The Prime Minister

I thank and congratulate my hon. Friend on making his point so effectively and accurately.

Q5. Mr. Tom Clarke

asked the Prime Minister if she will list her official engagements for Tuesday 24 February.

The Prime Minister

I refer the hon. Gentleman to the reply that I gave some moments ago.

Mr. Clarke

Does the Prime Minister accept that the present industrial dispute involving a large majority of Scottish prison officers is an indication of their frustration at overcrowding, understaffing and a lack of revenue resources for Scottish prisons? Does she further accept that the Government's neglect is particularly unacceptable in view of the increase in the Scottish crime rate of over 50 per cent. since she came to office?

The Prime Minister

I accept that there are considerable problems with prisons in England and Wales and in Scotland. I have also told the hon. Gentleman that the Government have done more than any previous Government to build new and modern prisons.

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Q6. Mr. Richard Shepherd

asked the Prime Minister if she will list her official engagements for Tuesday 24 February.

The Prime Minister

I refer my hon. Friend to the reply that I gave some moments ago.

Mr. Shepherd

Will my right hon. Friend urgently consider introducing legislation to adopt the practice of India, Pakistan, Canada, the United States of America, Mexico, Brazil and Argentina, among others, and impose fines on airlines which bring in people without valid entry documents?

The Prime Minister

It is crucial that airlines do not bring in people unless they have the proper documentation. Carriers are already required to pay the detention and other costs of people whom they bring in to the United Kingdom and who are refused entry. As my right hon. Friend Douglas Hurdthe Home Secretary said last week, the Government are considering urgently whether to follow the example of certain other countries, including the Federal Republic of Germany and Canada, in taking powers to impose financial penalties on carriers who bring people to this country without the necessary passports, visas or other documents. Both the powers and the penalties may well need to be retrospective.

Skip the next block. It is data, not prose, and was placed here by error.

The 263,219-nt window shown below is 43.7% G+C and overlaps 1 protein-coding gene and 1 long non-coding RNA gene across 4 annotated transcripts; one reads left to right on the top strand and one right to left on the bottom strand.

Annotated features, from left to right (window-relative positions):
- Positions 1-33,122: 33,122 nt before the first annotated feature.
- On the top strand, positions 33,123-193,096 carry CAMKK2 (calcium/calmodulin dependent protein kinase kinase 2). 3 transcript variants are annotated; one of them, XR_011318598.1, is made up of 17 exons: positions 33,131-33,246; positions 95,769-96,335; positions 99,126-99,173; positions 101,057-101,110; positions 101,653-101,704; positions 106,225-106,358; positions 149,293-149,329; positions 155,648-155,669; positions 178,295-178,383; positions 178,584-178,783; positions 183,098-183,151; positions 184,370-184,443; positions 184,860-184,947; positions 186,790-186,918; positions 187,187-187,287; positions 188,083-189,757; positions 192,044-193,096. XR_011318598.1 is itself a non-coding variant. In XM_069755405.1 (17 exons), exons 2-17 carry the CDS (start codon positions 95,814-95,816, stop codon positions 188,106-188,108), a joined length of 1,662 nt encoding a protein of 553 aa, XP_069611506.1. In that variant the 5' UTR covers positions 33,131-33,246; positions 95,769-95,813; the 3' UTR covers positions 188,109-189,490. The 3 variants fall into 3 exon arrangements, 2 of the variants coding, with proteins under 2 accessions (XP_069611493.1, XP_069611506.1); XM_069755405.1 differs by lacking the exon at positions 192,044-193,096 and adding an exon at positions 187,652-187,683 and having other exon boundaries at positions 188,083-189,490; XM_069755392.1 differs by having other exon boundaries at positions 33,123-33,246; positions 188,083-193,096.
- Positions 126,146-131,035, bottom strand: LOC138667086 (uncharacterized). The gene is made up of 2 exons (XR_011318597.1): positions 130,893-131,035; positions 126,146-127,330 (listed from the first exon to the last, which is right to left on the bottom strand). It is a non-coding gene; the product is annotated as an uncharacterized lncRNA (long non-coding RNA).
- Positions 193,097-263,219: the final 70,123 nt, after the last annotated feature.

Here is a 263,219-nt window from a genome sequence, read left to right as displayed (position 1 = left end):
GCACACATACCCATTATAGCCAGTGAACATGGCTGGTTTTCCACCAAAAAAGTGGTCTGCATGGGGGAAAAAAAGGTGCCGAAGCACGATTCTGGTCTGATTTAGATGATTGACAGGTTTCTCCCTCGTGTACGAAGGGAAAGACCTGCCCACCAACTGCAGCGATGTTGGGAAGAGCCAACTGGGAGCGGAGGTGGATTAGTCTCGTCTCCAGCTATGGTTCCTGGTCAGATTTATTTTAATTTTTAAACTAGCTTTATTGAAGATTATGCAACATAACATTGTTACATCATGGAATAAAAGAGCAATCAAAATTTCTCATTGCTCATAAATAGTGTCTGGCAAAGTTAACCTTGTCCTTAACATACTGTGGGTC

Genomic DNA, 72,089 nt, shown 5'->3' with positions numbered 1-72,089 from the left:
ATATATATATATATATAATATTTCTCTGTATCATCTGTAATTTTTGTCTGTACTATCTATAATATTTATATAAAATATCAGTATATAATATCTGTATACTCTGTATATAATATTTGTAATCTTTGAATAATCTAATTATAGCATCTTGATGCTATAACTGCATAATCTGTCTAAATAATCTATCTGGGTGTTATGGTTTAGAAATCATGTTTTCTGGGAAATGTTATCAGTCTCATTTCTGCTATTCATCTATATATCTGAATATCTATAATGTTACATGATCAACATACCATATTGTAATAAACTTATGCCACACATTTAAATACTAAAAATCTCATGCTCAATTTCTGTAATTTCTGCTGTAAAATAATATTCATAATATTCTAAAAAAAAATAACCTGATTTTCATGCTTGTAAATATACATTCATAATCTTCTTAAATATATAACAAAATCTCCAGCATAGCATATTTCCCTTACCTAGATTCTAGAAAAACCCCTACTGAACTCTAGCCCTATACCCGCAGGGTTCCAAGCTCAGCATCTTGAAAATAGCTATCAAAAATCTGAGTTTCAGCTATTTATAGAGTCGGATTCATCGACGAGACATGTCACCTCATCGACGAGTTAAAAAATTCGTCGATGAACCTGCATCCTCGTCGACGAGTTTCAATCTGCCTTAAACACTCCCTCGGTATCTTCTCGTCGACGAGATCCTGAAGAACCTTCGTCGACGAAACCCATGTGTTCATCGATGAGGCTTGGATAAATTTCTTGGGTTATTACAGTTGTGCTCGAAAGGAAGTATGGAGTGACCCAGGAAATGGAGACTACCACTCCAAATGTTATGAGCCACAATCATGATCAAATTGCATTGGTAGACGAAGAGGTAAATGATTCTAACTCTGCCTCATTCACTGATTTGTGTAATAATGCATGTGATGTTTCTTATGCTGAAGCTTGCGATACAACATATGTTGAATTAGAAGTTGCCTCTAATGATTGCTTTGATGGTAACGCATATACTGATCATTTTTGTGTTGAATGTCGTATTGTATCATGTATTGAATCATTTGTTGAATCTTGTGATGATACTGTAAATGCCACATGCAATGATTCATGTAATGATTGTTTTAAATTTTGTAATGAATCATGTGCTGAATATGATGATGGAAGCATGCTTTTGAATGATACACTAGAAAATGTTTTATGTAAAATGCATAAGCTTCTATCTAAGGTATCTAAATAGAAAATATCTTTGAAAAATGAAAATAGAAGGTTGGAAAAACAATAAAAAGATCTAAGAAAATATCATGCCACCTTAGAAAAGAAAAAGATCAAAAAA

Mr. Hume

Will the Prime Minister join me in calling on the leaders of all the major parties in the House to make clear, as she and the Leader of the Opposition have already done, that whatever the outcome of the election, it will make no difference to the attitudes of those parties to the Anglo-Irish Agreement, as expressed in a vote in the House, and that they will not engage in any power bargaining on that issue?

The Prime Minister

These agreements are signed between countries and not between parties. The Anglo-Irish Agreement therefore will continue.

Q7. Mr. Bellingham

asked the Prime Minister if she will list her official engagements for Tuesday 24 February.

The Prime Minister

I refer my hon. Friend to the reply that I gave some moments ago.

Mr. Bellingham

Will my right hon. Friend find time today to consider the City? Does she agree with me that recent criminal proceedings are evidence that the Government's legislation to stamp out insider trading is working? Does she also agree with me that under the last Labour Government nothing whatsoever was done to combat fraud in the City?

The Prime Minister

Yes, Mr. Speaker. This Government will give priority to rooting out financial misconduct and wrongdoing wherever it occurs; witness the action that we have taken to make insider trading a criminal offence. As my hon. Friend also raises the general matter of the City, may I point out that the City as a whole earns a net £7.5 billion in foreign exchange? It is of immense value to our balance of payments and to the country as a whole.